Outside Looking In

Where we you?

It's hard to believe it has been almost 20 years since we all watched intently on the television as the Twin Towers eventually crumbled the ground.
This was one of those events, much like when John F. Kennedy was assassinated, where we remember what we were doing at the time that the news broke.
One of my goals is to visit the Ground Zero Memorial Site in New York. From those I have talked to that have been able to visit this site, you place a much higher value on life when you leave there than we you arrived.
The Marshall Fire Department and the Rockville Fire Department (near St. Cloud) each acquired a beam from the rubble of the World Trade Center.
I visited both recently and it's mind-boggling how just looking at a piece of rusty iron can give you a new perspective on life. I urge you to do the same.
You find yourself stepping back in time and recalling the day we watched on television as people were jumping out of the windows of the Twin Towers before it collapsed.
We recall on all the people running down the street, their faces covered in dirt and soot, to get away from the implosion.
We can still see and hear the horrific sights and sounds from that day .... people screaming, sirens blaring, the planes crashing into the building and so much more.
And minutes later, as your head clears, you just find yourself standing there staring at a hunk of metal.
The beam that was acquired by the Marshall Fire Department is now located in Memorial Park in downtown Marshall. The memorial "celebrates our nation's capacity to survive and overcome adversity, while also symbolizing the renewal and resolve of a national which came together on that fateful day".
Memorial Park is a beautiful setting in the Marshall business district. There are pavers that represent those who lost their lives that day with blue stars representing police officers, red stars representing firemen, and black stars for the others.
The Rockville and Marshall fire departments were able to obtain these memorial pieces from the actual World Trade Center that collapsed.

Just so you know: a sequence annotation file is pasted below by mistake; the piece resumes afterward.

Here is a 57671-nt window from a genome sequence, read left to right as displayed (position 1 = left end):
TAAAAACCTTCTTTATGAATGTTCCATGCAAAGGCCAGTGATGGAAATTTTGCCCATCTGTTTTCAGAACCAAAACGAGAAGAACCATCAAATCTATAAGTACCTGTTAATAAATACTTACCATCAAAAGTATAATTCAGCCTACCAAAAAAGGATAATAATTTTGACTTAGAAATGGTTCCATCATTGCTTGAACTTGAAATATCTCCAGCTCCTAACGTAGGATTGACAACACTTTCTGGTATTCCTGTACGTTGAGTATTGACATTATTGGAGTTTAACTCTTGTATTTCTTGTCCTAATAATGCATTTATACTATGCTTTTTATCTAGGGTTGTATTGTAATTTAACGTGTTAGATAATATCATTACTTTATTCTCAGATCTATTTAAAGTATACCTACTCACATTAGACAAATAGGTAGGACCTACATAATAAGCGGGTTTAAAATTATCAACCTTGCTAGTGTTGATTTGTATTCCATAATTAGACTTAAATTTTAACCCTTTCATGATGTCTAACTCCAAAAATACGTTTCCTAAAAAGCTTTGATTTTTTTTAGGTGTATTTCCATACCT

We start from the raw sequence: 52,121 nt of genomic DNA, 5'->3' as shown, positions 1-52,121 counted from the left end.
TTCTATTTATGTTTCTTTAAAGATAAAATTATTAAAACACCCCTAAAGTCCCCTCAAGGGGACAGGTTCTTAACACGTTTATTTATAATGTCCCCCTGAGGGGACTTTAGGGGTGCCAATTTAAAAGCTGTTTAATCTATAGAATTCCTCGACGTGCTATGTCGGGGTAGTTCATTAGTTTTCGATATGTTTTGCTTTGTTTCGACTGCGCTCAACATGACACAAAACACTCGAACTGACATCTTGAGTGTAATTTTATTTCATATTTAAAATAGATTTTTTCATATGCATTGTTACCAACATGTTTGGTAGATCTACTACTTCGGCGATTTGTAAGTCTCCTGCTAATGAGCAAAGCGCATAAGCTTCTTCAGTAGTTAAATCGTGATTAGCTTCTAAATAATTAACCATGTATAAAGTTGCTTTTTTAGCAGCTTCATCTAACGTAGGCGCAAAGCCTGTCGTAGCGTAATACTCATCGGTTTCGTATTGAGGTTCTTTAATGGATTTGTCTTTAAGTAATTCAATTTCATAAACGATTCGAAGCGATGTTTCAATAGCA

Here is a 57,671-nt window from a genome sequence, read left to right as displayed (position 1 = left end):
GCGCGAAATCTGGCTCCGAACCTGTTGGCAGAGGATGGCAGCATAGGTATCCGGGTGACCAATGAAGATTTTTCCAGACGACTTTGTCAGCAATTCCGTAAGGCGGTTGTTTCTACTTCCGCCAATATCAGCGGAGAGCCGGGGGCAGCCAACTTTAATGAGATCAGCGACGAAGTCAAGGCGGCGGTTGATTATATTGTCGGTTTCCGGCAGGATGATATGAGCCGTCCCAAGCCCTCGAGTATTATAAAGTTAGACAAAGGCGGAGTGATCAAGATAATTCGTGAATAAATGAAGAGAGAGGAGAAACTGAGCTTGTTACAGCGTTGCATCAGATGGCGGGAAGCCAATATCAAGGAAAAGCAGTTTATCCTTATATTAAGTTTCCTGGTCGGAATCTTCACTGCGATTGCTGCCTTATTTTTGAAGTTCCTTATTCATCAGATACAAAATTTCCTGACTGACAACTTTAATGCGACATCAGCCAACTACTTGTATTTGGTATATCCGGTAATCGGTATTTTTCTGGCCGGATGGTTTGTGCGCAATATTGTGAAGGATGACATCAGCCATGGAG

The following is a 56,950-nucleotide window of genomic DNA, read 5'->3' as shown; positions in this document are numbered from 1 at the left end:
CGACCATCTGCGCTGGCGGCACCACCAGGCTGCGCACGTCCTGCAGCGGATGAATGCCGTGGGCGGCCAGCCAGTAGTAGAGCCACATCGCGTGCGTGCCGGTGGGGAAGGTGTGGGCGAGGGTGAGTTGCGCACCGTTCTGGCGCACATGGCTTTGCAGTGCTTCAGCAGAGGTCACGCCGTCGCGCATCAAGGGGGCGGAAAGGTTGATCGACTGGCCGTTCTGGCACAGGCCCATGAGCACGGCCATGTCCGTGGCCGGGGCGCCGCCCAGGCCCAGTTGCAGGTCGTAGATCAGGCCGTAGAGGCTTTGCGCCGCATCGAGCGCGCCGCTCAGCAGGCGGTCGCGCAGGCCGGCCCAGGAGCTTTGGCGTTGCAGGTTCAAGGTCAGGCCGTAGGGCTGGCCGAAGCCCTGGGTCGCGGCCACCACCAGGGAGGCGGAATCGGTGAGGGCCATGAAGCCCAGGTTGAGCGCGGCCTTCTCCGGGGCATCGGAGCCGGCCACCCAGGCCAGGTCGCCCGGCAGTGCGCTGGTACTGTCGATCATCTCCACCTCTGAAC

After New York and New Jersey officials pondered for a few years what to do with these massive pieces from the wreckage, the decision was made to give them to police departments, fire departments, schools, museums and non-profits for use in memorializing and honoring the victims of 9/11.
One of the last remaining artifacts given away by the Port Authority of New York and New Jersey ended up in Rockville, a small community of 2,400 people that sits along Highway 23 about 10 minutes miles from St. Cloud. A Rockville committee sent one of the 1,300 requests for a piece of history and they were fortunate enough to be one of the recipients.
The twisted and bent beam they received now sits as the centerpiece of a memorial outside the Rockville Fire Department.
A New York firefighter visited the Rockville monument a few years ago and pointed out to committee members that the jagged edges in the I-beam came sometime after the event of 9/11. The jagged edges were the result of metal crosses having been cut from that beam, as well as many others, and given to the families of the victims as a memorial gift.
Marshall and Rockville have had thousands of visitors come to see and touch the pieces of metal and remember those who had their lives taken from them on Sept. 11, 2001.
A monument in Mt. Iron in northern Minnesota also has two pieces of steel from the World Trade Center that they have made into a memorial monument.

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The Minneota Mascot
Address: 201 N. Jefferson
Minneota, MN 56264

Phone:(507) 872-6492